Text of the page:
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City of Trenton v. Mercer County Board of Taxation

Decided: April 10, 1974.

CITY OF TRENTON, A MUNICIPAL CORPORATION OF NEW JERSEY, APPELLANT,
v.
MERCER COUNTY BOARD OF TAXATION AND THE DIVISION OF TAX APPEALS, DEPARTMENT OF THE TREASURY, STATE OF NEW JERSEY, RESPONDENTS



Leonard, Allcorn and Crahay. The opinion of the court was delivered by Allcorn, J.A.D.

Allcorn

In these consolidated appeals the City of Trenton challenges the validity of both the 1972 and 1973 equalization tables prepared and confirmed by the Mercer County Board of Taxation.

Initially, we find no merit to the contention of the city that the use by the county board of the ratios determined and fixed by the Director of the Division of Taxation for the comparable periods for the distribution of school aid was improper because the Director's ratios were based on "multi-year" averaging of sales. Newark v. Essex Cty. Bd. Taxation, 124 N.J. Super. 76, 80 (App. Div. 1973), certif. den. 63 N.J. 566 (1973).

The city next contends that the Director's tables for both years were further infected because the sales data used in the calculation of his ratios for Trenton included current year sales of residential properties which were F.H.A.-financed.

The same argument was made below. It was rejected by the Division on the appeal of the 1972 table; but on the appeal of the 1973 table the Division determined that certain specified current sales that were F.H.A.-financed should be eliminated, and directed the table to be revised by recalculating Trenton's ratio omitting said sales -- the case of Newark v. Essex Cty. Bd. Taxation, supra, having been decided subsequent to the Division decision on the 1972 table, but prior to its decision on the 1973 table.

There would appear to be little question but that, in the sale and purchase of residential properties which are financed by loans guaranteed by F.H.A. there frequently are imposed as conditions to the sale and to the grant of the loan various extraordinary charges such as points to the lender, purchaser's closing costs, etc., payable in whole or substantial part by the seller.*fn1 Such extraordinary charges necessarily reduce the net amount received by the seller on account of the stated price and, pro tanto, the market value of the property. And, assuming that no such extraordinary charges are laid on the seller in non-F.H.A.-financed sales, then the use of the F.H.A.-financed sales at their stated or contract prices in the calculation of the ratio between assessed values and sales prices necessarily results in something less than a true and accurate ratio.

Given these circumstances, the appropriate remedy in the present cases is difficult both of conception and of design. Should F.H.A.-financed sales of residential properties be excluded in computing the current year sales ratio? If so, should all such sales be excluded without regard to the existence and proportion of the extraordinary charges, or only those sales in which the extraordinary charges exceed a fixed, arbitrary percentage of the stated purchase price? Or, should F.H.A.-financed sales of residential properties be included in computing the current year sales ratio -- all at the stated contract price, except those sales as to which the affected municipalities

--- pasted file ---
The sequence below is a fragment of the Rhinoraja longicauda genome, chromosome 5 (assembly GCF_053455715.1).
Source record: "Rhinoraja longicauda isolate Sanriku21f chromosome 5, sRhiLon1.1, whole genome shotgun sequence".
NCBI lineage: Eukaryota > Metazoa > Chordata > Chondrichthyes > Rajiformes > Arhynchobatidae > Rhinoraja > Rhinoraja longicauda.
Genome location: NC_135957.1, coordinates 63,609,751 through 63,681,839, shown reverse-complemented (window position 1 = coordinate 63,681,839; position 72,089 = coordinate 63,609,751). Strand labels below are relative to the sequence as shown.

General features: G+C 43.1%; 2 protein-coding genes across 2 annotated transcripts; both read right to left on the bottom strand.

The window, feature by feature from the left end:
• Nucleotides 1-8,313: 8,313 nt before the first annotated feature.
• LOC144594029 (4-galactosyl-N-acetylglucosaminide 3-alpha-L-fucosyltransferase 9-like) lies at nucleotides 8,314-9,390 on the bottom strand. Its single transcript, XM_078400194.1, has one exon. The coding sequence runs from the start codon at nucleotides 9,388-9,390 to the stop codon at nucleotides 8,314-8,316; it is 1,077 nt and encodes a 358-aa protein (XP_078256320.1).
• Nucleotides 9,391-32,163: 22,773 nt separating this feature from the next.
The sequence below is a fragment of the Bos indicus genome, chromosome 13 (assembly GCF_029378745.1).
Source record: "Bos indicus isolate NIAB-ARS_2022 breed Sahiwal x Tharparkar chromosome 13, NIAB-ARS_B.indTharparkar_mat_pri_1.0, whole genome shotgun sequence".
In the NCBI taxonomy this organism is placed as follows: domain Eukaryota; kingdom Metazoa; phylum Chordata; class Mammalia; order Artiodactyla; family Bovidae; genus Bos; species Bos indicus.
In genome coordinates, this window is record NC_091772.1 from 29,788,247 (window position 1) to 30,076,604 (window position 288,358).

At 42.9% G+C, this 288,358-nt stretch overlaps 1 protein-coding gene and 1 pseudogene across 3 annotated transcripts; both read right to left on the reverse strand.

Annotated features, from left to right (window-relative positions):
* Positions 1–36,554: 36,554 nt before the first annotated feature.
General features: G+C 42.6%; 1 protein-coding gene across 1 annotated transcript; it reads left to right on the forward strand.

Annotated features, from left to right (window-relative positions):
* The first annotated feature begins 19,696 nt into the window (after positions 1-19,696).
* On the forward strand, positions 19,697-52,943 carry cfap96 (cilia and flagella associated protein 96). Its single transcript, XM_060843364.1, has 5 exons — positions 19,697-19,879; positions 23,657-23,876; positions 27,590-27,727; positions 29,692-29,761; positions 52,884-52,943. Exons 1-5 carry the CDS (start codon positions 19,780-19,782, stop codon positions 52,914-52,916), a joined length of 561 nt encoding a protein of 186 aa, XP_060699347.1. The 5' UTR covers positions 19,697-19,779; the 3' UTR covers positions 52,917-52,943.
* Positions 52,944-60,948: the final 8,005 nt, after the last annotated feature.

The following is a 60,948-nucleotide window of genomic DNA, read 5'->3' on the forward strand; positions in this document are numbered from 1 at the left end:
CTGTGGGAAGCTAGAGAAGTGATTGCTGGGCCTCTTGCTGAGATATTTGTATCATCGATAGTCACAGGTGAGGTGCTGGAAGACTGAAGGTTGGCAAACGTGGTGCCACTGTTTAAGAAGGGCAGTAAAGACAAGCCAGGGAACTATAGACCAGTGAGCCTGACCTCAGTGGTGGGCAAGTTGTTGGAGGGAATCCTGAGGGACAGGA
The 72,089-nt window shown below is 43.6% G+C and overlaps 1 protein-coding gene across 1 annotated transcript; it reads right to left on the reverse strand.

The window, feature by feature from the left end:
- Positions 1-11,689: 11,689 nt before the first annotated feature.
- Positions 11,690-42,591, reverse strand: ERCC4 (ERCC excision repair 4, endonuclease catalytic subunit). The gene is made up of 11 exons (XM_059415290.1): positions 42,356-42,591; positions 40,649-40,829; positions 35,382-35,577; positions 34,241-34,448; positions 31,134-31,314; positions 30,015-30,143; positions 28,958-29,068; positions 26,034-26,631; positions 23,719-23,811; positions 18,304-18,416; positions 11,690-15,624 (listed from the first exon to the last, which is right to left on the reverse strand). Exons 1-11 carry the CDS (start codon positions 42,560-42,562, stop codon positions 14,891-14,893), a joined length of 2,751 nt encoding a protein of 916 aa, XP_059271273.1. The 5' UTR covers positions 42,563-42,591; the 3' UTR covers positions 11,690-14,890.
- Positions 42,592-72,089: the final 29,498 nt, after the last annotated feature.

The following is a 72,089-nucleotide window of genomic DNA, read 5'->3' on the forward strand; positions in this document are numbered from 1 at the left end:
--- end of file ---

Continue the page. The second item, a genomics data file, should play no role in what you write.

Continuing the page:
establish the fact and the amount of extraordinary charges borne by the sellers, in which cases the stated contract prices would be reduced accordingly and included in the computation as so adjusted.

Simplistically, accuracy best could be achieved by a complete exclusion of all F.H.A.-financed residential sales. The adoption of this course would have the advantage of eliminating the need for the affected municipalities to search out and compile the various data relating to the extraordinary charges in each sale. Questions of reliability of such data aside, the difficulties encountered and the time and effort expended in acquiring it are considerable. And the measure of success would be something less than satisfactory. The inability of the city here to obtain such data for any more than 56 out of a total of 159 such sales speaks for itself. Notwithstanding the advantages cited, however, there has been expressed an understandable concern, not unfounded, that if all F.H.A.-financed sales were to be excluded, there might well be an insufficient number of usable sales remaining in some communities to form a dependable base on which to determine a reliable ratio.

In the consideration of partial exclusion rather than total exclusion as the purgative, we are faced at the outset with the question of what the determinant shall be. Should all sales in which the payment of seller-borne extraordinary charges is established be excluded, without regard to the proportion they bear to the stated sales prices? Or should there be excluded only those sales in which the extraordinary charges constitute a substantial or significant percentage of the stated sales prices -- and, if so, where is the line to be drawn?*fn2

Quite obviously, there is no uniformity in the amounts or the proportions of the extraordinary charges imposed. No better evidence of this can be had than the proofs submitted by the city in its ...


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